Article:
Mercedes EQE saloon - Practicality & boot space
Not as practical as an E-Class saloon
Cars such as this are often bought by people or companies who need plenty of rear-seat space, because adults will often be seated in the back. So it’s disappointing that the Mercedes EQE isn’t the strongest when it comes to practicality. The standard-fit panoramic sunroof makes the interior feel airy, but it also robs headroom for those in the back.
A Tesla Model S is much better in this respect, or you can wait for the upcoming Mercedes EQE SUV because that should offer much more headroom. It’s worth noting that rear visibility isn’t great either, but at least every model gets a reversing camera and park assist.
Mercedes EQE interior space
The EQE is a large car, and that translates into plenty of legroom for front- and rear-seat occupants. Even tall adults will be able to stretch their legs in the back, but those same people will find their heads squashed by the sloping roofline. An E-Class will be a better bet if you regularly carry adults in the back.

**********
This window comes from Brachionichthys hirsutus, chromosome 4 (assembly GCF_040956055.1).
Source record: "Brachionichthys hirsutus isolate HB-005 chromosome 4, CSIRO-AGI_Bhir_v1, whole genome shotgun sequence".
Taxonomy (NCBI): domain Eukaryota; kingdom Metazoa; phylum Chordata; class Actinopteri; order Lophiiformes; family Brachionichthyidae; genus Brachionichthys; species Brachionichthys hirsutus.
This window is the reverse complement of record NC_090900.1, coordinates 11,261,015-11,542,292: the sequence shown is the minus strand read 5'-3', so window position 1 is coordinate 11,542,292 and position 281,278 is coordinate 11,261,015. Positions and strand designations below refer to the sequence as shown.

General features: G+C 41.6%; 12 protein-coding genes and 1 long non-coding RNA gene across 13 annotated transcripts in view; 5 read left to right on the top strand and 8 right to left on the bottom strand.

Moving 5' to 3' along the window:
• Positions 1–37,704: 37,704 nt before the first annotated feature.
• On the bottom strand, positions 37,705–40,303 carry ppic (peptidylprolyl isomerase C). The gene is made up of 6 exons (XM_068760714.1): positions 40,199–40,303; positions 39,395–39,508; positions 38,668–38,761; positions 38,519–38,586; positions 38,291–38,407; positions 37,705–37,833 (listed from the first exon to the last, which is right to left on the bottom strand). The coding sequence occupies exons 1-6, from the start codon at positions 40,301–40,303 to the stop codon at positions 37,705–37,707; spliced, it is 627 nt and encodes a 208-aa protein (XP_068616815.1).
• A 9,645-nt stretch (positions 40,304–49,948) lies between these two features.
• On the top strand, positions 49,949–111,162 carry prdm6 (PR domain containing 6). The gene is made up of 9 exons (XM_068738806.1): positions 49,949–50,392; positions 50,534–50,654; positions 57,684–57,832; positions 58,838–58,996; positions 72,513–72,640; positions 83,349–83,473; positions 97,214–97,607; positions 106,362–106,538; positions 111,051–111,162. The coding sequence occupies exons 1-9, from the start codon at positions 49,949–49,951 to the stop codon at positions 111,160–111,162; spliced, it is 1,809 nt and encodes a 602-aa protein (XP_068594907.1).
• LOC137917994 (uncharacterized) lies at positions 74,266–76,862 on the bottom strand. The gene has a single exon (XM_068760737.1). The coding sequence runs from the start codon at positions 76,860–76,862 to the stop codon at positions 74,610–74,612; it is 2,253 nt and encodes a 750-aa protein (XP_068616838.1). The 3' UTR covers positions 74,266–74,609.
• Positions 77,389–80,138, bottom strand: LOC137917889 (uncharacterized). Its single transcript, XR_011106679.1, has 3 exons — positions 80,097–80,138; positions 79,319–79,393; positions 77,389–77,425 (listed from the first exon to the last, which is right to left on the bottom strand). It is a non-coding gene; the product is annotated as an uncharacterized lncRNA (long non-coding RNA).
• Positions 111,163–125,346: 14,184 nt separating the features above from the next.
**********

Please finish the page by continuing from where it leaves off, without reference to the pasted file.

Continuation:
Storage space is generous up front, because the door bins are reasonably large and there are two cubbies below the screen on the centre console.
Thousands of people buy saloon cars every year in the UK, so the fact that the tailgate opens below the rear window won’t bother every driver. But a hatchback such as the Tesla Model S will be much easier to load large items into, as its tailgate includes the rear window. It’ll be better for bikes, pushchairs and bulky sports gear than the EQE.
The EQE offers more boot space than the E-Class plug-in hybrid’s 400-litre boot, but its 430-litre loadbay isn’t impressive for a car of this size. A petrol or diesel E-Class offers 540 litres, and the Model S has around 200 litres more than that.
The EQE 350+ can tow a 750kg trailer, regardless of whether it’s braked or unbraked.